News About SBSC Paper That Reports on a Novel Approach to Assess Vegetation Recovery After Oil and Gas Well Pad Abandonment (DART Project)
Several news sources have reported on a recently published paper by Travis Nauman and Mike Duniway titled, “Disturbance automated reference toolset (DART): assessing patterns in ecological recovery from energy development on the Colorado Plateau”.
The paper by Travis Nauman and Mike Duniway describes a novel method to assess the recovery of vegetation cover on abandoned and plugged oil and gas well pads in the Southwest, and quantifies patterns in the degree of vegetation recovery on abandoned well pads compared to intact, reference sites. The link to the Nauman and Duniway paper is here: http://www.sciencedirect.com/science/article/pii/S0048969717300347.
Below are the links to the news reports on the DART paper.
E&E News: “USGS eyes stronger reclamation practices in Southwest”: http://www.eenews.net/energywire/2017/02/09/stories/1060049779
World Oil: “New scientific approach assesses land recovery following oil and gas drilling”: http://www.worldoil.com/news/2017/2/8/new-scientific-approach-assesses-land-recovery-following-oil-and-gas-drilling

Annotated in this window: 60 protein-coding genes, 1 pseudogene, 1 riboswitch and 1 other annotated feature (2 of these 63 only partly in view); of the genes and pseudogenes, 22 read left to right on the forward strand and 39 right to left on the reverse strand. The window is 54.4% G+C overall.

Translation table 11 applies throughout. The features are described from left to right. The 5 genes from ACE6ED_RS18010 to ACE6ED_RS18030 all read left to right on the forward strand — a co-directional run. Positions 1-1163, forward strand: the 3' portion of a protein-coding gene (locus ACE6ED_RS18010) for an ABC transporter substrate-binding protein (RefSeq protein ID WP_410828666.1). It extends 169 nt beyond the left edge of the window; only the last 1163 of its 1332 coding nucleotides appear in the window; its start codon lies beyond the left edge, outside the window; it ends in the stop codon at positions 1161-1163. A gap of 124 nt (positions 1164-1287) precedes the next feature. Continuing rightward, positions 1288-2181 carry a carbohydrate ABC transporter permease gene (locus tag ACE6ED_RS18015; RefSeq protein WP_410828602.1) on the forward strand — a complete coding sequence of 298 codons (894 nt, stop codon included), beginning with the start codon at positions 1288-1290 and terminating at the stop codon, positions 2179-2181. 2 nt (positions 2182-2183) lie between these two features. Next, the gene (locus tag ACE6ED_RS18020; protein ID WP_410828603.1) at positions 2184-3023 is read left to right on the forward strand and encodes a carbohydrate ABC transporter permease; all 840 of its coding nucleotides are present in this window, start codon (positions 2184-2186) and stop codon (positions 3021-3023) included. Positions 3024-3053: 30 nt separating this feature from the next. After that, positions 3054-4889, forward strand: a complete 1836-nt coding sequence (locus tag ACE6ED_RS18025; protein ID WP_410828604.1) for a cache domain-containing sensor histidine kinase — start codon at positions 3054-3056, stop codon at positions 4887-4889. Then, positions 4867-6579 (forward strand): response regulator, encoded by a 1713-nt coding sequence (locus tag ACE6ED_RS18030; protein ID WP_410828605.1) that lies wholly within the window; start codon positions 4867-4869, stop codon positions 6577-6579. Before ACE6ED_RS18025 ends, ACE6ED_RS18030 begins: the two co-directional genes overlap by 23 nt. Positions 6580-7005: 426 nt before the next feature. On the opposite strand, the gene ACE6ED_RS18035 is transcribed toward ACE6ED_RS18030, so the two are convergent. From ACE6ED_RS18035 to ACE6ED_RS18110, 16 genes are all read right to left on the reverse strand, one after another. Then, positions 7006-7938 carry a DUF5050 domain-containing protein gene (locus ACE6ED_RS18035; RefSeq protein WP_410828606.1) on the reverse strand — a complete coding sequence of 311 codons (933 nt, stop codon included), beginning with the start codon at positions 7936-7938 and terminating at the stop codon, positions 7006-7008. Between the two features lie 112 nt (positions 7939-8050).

Science Newsline Nature and Earth: “New Scientific Approach Assesses Land Recovery Following Oil And Gas Drilling”: http://www.sciencenewsline.com/summary/2017020721510060.html
Science Daily: “New scientific approach assesses land recovery following oil and gas drilling": https://www.sciencedaily.com/releases/2017/02/170207162118.htm
Deserts of the southwestern US are replete with oil and gas deposits as well as sites for solar, wind, and geothermal energy production. In the past, many of these resources have been too expensive to develop, but increased demand and new technologies have led to an increase in exploration and development. However, desert ecosystems generally have low resilience to disturbance. More frequent, intense droughts forecast for the southwestern US will likely further hamper recovery of disturbed lands. Consequently, there is a need for new science to anticipate and mitigate the effects of energy exploration and development. The Colorado Plateau Region contains approximately 100,000 abandoned and current wells spanning 60 years of activity. These structures are spread over a variety of substrates, climate zones, elevations, and vegetation communities, with varying periods of use and time since abandonment. The overarching goal of this project is to understand how past and current energy development are impacting the social-ecological systems of the Colorado Plateau, and to identify strategies to mitigate deleterious consequences of these activates now and into the future.
A new scientific approach can now provide regional assessments of land recovery following oil and gas drilling activities, according to a new U.S. Geological Survey study published in the journal Science of the Total Environment.